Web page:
Comment: it’s time for the fourth era of climate change

Climate change: why global solidarity is antidote to toxic denial and blame

UN climate talks have long been torn between the conflicting demands of developed and developing countries (Pic: UNFCCC)

By Saleemul Huq

Over recent decades the debate about what to do about climate change has been muddied with blame and denial. These twin toxins have poisoned progress at its roots.

It is time for a new way to look at the problem of climate change, a new way to identify solutions. Solidarity is the lens we now need to look through to see clearly where we can move forward together.

Climate change is not a new problem. Joseph Fourier discovered the greenhouse effect nearly 200 years ago, in 1824. Of course, power can be slow to see reason. But still, more than three decades have passed since the global community recognised the problem and agreed to do something about it at the 1992 UN Conference on Environment and Development in Rio.

Then, nearly every country on the planet signed up to the UN Framework Convention on Climate Change (UNFCCC), yet global emissions of greenhouse gases continue to rise. As does the sea level, and the number of extreme climatic events.

Over the years I have spent working on climate change, I have noticed that the way we perceive the problem determines the proposed solutions. As perceptions have shifted, so have the ideas about who must act and how. This suggests that if we look at the problem in a new light, we will find new ways to solve it.

It is time for what I call the fourth era of climate change.

The first era

From 1990 to 2000, climate change was perceived largely as an “environmental” problem, due to emissions of greenhouse gases into the atmosphere. Hence the solution was reducing those harmful emissions (or “mitigation”).

The entire UNFCCC and its Kyoto Protocol were built around how countries – initially industrialised ones — could reduce their emissions. This paradigm also meant that the primary government ministries involved were the Ministries of Environment.

The second era

In 2001, things changed. That’s when the Intergovernmental Panel on Climate Change (IPCC) published its Third Assessment Report. It said that no amount of mitigation could prevent some degree of negative impacts of human induced climate change.

Hence in addition to mitigation we also needed to add another strategy of “adaptation” to climate change. The IPCC report also mentioned that the countries and communities that would be affected most and first were the poorest countries and communities.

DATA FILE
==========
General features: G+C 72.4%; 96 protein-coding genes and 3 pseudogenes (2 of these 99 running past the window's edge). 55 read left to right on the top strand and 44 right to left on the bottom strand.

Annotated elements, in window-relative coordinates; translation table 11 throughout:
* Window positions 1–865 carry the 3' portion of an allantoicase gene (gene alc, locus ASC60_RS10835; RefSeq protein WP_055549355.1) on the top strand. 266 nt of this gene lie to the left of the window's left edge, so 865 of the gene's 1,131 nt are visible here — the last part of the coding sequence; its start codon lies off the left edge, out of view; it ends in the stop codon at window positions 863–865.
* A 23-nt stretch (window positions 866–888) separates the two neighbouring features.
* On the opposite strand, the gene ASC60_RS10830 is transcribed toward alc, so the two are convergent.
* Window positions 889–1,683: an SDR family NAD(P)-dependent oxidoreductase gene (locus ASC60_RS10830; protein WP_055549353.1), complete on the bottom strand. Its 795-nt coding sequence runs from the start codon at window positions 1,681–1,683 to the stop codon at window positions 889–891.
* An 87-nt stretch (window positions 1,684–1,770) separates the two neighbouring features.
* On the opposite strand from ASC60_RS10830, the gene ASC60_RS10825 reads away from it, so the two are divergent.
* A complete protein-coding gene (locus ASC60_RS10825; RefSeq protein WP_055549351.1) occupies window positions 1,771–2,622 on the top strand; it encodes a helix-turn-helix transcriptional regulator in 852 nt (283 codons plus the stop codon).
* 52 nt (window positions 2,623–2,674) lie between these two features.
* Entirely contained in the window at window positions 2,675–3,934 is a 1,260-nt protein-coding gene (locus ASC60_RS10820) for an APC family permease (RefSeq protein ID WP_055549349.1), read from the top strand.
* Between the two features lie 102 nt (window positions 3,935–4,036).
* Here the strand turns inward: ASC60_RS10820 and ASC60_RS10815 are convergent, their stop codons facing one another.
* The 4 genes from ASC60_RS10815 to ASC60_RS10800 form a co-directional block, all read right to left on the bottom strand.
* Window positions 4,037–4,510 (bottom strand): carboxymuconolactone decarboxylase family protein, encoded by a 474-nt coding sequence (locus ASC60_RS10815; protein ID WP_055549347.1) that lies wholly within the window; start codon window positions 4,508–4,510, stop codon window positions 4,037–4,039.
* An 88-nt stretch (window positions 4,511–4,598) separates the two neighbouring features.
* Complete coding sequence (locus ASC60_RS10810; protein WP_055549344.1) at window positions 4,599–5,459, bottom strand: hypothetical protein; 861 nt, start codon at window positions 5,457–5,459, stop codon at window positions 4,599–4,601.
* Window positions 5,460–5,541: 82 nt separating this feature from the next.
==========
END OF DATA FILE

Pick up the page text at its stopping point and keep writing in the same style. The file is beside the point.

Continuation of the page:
Hence the solution of adaptation involved not just ministries of environment but many other development related ministries and other actors.

The third era

Since around 2009, a new understanding of the climate change problem has emerged, namely that of “climate justice”. This framed the problem in purely moral — not environmental or even developmental — terms. This framing contrasts the climate-changing pollution caused by both rich countries and rich people in poorer countries with the fact that it is the poor nations and poor people in richer nations who are most vulnerable to climate change.

Hence the solution also becomes moral. If any individual’s carbon footprint is larger than global average (which is true for most people in rich countries and large numbers of rich people in poorer countries) then they are part of the problem and they need to recognise their individual responsibilities and make themselves part of the solution.

A fourth era?

Climate change is inherently unjust, unfair and iniquitous. Hence, my own preferred term is “climate injustice” as that describes the current system and state amongst nations and people.

As such this can be tackled, not in an abstract aim for perfect justice but in concrete terms to correct a “manifest injustice”. It is far easier to mobilise people against an injustice than to mobilise them for an ideal of justice.

The new solution we need to apply to this framing of the climate change problem is one of “global solidarity”. This would enable the individual polluter (be they in a rich country or poor country) to recognise his or her personal responsibility and to try to connect with the victims of their pollution.

This not just about giving money, although that is part of it.

It is much more about making human-to-human connections across the planet between the polluter and the victim of pollution to get to know one another and to support each other and learn from each other.

This is the challenge. But with modern technologies this connection between people in different parts of the planet becomes much more possible and is already beginning to happen.

Millions of people worldwide are already connected through Facebook and other online social networks to friends around the world.

Friendship and solidarity ignore borders. Our increasingly internationalised youth will look back on the failure of nations to work together to tackle climate change with incredulity.

It is time for national interests to give way to the global good.   

The writer is Director, International Centre for Climate Change and Development at the Independent University, Bangladesh and Senior Fellow at the International Institute for Environment and Development.

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